If you’ve worked extensively on major technology-intensive programmes then you’ll know to expect bumps in the road as new hardware, software, communication networks and processes are introduced to users in the real world. So, it shouldn’t be a surprise that the UK Smart Meter programme is in the press again!
The target for every UK home to have been offered a smart meter by the end of 2020 isn’t going to be met. Rollout is stalling. Just look at the Q1 2019 rollout numbers! It isn’t credible that the target can be met, but the relevant government department ‘remains committed to ensuring every home has been offered a smart meter by the end of 2020’. This has to be taken with a pinch of salt when even the CEO of Citizens Advice – a charity helping citizens resolve life difficulties with free, independent, confidential advice – thinks the target is unfeasible and must be delayed to ~2023!
Delay means more cost, and the published estimates of consumer bills reducing by £300m/year in 2020 and £1.2bn/year by 2030 will inevitably be revised down. Who pays? The consumer. Although many technology professionals have worked very hard on this programme to get the new software, hardware and communication networks in place, the overall programme has the whiff of white elephant territory and it’s a struggle to see it as a good advert for major ‘Smart’ government initiatives.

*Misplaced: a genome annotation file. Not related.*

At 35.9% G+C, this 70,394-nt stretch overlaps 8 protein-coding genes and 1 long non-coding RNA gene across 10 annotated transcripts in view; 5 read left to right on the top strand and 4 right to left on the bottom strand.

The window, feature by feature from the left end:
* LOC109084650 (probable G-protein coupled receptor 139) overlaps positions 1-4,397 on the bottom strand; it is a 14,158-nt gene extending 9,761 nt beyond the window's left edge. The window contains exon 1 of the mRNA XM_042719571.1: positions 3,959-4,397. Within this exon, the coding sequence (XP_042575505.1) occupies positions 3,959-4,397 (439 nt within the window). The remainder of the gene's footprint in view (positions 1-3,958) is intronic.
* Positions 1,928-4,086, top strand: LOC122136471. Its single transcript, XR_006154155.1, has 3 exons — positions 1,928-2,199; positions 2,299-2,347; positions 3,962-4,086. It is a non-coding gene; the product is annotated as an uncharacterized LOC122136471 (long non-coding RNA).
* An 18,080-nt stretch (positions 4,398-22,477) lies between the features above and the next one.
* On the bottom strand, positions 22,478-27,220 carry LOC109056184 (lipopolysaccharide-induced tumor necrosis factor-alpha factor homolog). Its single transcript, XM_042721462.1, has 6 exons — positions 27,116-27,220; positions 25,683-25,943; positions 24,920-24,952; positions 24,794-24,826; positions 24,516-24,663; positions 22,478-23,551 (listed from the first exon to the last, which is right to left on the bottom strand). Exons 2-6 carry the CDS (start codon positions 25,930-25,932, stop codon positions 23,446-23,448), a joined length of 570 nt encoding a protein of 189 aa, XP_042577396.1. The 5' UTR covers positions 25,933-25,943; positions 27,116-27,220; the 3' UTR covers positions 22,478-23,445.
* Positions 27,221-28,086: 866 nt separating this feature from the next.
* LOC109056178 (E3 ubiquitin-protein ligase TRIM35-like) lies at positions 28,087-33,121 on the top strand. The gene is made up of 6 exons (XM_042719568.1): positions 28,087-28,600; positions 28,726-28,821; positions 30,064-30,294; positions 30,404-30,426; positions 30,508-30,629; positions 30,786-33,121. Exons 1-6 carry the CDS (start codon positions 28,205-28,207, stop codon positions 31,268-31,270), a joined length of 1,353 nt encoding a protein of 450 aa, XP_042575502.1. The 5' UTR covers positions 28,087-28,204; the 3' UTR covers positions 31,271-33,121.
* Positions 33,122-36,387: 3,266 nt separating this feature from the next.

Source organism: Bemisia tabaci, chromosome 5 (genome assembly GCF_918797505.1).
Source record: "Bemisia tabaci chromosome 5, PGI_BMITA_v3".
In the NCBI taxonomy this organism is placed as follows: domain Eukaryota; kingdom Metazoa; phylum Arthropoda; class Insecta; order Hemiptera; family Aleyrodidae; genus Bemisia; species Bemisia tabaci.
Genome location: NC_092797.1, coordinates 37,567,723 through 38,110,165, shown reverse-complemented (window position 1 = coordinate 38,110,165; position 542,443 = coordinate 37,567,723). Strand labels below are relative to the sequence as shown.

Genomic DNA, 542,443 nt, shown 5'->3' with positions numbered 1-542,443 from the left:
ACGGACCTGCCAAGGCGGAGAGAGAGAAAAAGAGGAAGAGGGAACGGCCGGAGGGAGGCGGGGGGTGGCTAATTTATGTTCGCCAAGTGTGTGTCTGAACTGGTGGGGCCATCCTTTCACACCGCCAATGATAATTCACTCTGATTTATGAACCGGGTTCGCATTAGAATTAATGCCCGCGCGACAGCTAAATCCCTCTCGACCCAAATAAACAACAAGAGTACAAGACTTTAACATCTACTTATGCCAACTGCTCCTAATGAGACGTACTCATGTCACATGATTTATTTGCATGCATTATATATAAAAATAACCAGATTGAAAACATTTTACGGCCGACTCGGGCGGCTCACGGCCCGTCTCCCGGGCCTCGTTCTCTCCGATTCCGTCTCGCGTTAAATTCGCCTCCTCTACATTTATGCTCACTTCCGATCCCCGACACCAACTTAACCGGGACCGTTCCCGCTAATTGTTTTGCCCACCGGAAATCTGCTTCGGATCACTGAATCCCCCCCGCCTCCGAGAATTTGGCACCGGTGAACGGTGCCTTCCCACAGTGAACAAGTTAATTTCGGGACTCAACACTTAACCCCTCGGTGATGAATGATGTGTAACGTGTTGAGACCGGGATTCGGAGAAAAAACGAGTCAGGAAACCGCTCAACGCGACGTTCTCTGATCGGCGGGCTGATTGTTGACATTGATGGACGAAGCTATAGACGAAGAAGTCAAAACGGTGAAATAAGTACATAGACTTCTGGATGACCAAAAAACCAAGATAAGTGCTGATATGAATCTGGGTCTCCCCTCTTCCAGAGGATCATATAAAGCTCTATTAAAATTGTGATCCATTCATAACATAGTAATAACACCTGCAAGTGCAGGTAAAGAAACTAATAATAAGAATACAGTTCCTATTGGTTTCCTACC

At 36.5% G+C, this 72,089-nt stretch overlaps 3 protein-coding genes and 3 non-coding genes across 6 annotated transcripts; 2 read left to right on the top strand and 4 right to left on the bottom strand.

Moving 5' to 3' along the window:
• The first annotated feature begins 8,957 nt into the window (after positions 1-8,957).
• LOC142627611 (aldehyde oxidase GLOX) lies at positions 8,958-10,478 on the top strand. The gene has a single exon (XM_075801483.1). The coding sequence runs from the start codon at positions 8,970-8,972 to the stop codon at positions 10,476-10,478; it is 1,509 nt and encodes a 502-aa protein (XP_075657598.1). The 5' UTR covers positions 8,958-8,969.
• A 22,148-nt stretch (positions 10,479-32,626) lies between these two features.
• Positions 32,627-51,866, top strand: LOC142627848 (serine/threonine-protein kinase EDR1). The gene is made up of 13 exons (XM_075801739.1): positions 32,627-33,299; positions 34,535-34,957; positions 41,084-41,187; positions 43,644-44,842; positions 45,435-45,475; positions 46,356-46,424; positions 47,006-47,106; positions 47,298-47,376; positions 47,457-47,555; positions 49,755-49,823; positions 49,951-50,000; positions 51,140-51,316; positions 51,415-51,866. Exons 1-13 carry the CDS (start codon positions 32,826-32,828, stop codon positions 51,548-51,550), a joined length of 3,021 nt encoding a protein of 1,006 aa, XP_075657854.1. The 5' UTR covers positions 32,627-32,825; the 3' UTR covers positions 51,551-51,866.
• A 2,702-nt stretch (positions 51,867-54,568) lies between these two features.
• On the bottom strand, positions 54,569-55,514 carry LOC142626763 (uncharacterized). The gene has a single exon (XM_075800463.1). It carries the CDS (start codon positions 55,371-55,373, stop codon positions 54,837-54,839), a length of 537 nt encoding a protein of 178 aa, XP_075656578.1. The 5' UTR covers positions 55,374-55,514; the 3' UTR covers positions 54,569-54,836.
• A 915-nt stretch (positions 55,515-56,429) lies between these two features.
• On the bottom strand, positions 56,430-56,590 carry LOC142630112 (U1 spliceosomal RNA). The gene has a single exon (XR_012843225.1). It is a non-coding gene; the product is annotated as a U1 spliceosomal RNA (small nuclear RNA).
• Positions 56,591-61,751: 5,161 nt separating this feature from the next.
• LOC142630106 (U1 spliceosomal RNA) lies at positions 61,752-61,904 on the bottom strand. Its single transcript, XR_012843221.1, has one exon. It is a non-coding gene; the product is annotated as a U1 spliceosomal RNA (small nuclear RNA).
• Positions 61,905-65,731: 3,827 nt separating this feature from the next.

Who’s at fault? No doubt many entities will point fingers at each other, but – as the November 2018 National Audit Office’s report noted – the buck stops with the government department that currently still ‘remains committed to ensuring every home has been offered a smart meter by the end of 2020’. The Badger has a simple view. The numbers don’t fib. The costs are ever rising. The business case must be stressed. Fault is rarely with a single entity; it rests collectively. What’s needed now is less rhetoric, spin and defensiveness, and more honesty, realism and greater respect for the end consumer in the roll out.
The 2018 Smart Meter Progress Report ends with the statement ‘the Government has committed to update the cost-benefit analysis for the Programme and complete a stock take of consumer benefits in 2019’. The outcome from this – if it happens – may be the uncomfortable reading that produces a trigger ‘event’ for ‘revision’ of the programme. Time will tell. Meanwhile the Badger not only saves money and the climate without a smart meter, but also avoids the higher tariffs levied by suppliers when consumers exercise their right not to have a smart meter. These may be digital times but one thing’s clear. £11bn and counting, stalling rollout to ambivalent consumers, delay, questionable cost/benefit and the whiff of white elephant are hardly success indicators…